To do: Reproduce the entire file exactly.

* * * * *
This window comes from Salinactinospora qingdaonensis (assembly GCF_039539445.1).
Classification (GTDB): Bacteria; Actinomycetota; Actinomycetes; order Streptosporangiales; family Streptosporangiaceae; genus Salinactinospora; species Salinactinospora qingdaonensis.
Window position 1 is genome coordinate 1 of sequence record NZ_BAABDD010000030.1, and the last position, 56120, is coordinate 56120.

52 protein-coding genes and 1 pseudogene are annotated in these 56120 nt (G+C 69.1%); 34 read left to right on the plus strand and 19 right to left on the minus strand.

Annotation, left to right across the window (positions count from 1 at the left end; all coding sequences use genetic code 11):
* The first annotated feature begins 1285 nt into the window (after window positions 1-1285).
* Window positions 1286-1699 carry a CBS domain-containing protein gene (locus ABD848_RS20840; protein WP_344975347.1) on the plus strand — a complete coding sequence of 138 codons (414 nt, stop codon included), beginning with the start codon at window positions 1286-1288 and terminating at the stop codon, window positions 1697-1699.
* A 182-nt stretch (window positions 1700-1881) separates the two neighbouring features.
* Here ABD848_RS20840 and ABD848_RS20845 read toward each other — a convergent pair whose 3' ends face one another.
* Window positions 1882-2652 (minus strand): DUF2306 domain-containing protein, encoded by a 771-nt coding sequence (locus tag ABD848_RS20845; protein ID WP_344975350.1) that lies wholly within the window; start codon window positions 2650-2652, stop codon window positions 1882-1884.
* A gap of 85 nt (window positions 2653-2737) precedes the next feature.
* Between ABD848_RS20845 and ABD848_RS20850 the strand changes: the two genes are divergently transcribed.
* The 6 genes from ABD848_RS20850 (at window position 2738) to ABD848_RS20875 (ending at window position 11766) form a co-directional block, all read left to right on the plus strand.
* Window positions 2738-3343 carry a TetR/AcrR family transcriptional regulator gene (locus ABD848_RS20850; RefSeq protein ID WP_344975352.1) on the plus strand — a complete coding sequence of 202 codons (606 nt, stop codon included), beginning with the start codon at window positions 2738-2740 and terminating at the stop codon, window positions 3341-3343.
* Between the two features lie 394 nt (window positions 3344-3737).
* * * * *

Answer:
This window comes from Salinactinospora qingdaonensis (assembly GCF_039539445.1).
Classification (GTDB): Bacteria; Actinomycetota; Actinomycetes; order Streptosporangiales; family Streptosporangiaceae; genus Salinactinospora; species Salinactinospora qingdaonensis.
Window position 1 is genome coordinate 1 of sequence record NZ_BAABDD010000030.1, and the last position, 56120, is coordinate 56120.

52 protein-coding genes and 1 pseudogene are annotated in these 56120 nt (G+C 69.1%); 34 read left to right on the plus strand and 19 right to left on the minus strand.

Annotation, left to right across the window (positions count from 1 at the left end; all coding sequences use genetic code 11):
* The first annotated feature begins 1285 nt into the window (after window positions 1-1285).
* Window positions 1286-1699 carry a CBS domain-containing protein gene (locus ABD848_RS20840; protein WP_344975347.1) on the plus strand — a complete coding sequence of 138 codons (414 nt, stop codon included), beginning with the start codon at window positions 1286-1288 and terminating at the stop codon, window positions 1697-1699.
* A 182-nt stretch (window positions 1700-1881) separates the two neighbouring features.
* Here ABD848_RS20840 and ABD848_RS20845 read toward each other — a convergent pair whose 3' ends face one another.
* Window positions 1882-2652 (minus strand): DUF2306 domain-containing protein, encoded by a 771-nt coding sequence (locus tag ABD848_RS20845; protein ID WP_344975350.1) that lies wholly within the window; start codon window positions 2650-2652, stop codon window positions 1882-1884.
* A gap of 85 nt (window positions 2653-2737) precedes the next feature.
* Between ABD848_RS20845 and ABD848_RS20850 the strand changes: the two genes are divergently transcribed.
* The 6 genes from ABD848_RS20850 (at window position 2738) to ABD848_RS20875 (ending at window position 11766) form a co-directional block, all read left to right on the plus strand.
* Window positions 2738-3343 carry a TetR/AcrR family transcriptional regulator gene (locus ABD848_RS20850; RefSeq protein ID WP_344975352.1) on the plus strand — a complete coding sequence of 202 codons (606 nt, stop codon included), beginning with the start codon at window positions 2738-2740 and terminating at the stop codon, window positions 3341-3343.
* Between the two features lie 394 nt (window positions 3344-3737).